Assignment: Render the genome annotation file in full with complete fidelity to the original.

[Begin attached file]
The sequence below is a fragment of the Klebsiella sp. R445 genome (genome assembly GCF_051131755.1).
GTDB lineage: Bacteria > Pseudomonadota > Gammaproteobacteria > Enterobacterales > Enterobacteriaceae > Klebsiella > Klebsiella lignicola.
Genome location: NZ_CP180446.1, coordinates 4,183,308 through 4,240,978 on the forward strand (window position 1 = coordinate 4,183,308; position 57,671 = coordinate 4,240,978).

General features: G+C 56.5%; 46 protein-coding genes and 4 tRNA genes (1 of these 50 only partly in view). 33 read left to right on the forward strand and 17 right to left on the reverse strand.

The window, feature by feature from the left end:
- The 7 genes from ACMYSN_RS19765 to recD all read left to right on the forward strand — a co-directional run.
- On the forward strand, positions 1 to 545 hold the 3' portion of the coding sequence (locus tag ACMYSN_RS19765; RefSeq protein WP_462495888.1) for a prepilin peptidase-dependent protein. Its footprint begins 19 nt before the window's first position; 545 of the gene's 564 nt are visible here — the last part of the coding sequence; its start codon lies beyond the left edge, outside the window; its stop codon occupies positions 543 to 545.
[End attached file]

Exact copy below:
The sequence below is a fragment of the Klebsiella sp. R445 genome (genome assembly GCF_051131755.1).
GTDB lineage: Bacteria > Pseudomonadota > Gammaproteobacteria > Enterobacterales > Enterobacteriaceae > Klebsiella > Klebsiella lignicola.
Genome location: NZ_CP180446.1, coordinates 4,183,308 through 4,240,978 on the forward strand (window position 1 = coordinate 4,183,308; position 57,671 = coordinate 4,240,978).

General features: G+C 56.5%; 46 protein-coding genes and 4 tRNA genes (1 of these 50 only partly in view). 33 read left to right on the forward strand and 17 right to left on the reverse strand.

The window, feature by feature from the left end:
- The 7 genes from ACMYSN_RS19765 to recD all read left to right on the forward strand — a co-directional run.
- On the forward strand, positions 1 to 545 hold the 3' portion of the coding sequence (locus tag ACMYSN_RS19765; RefSeq protein WP_462495888.1) for a prepilin peptidase-dependent protein. Its footprint begins 19 nt before the window's first position; 545 of the gene's 564 nt are visible here — the last part of the coding sequence; its start codon lies beyond the left edge, outside the window; its stop codon occupies positions 543 to 545.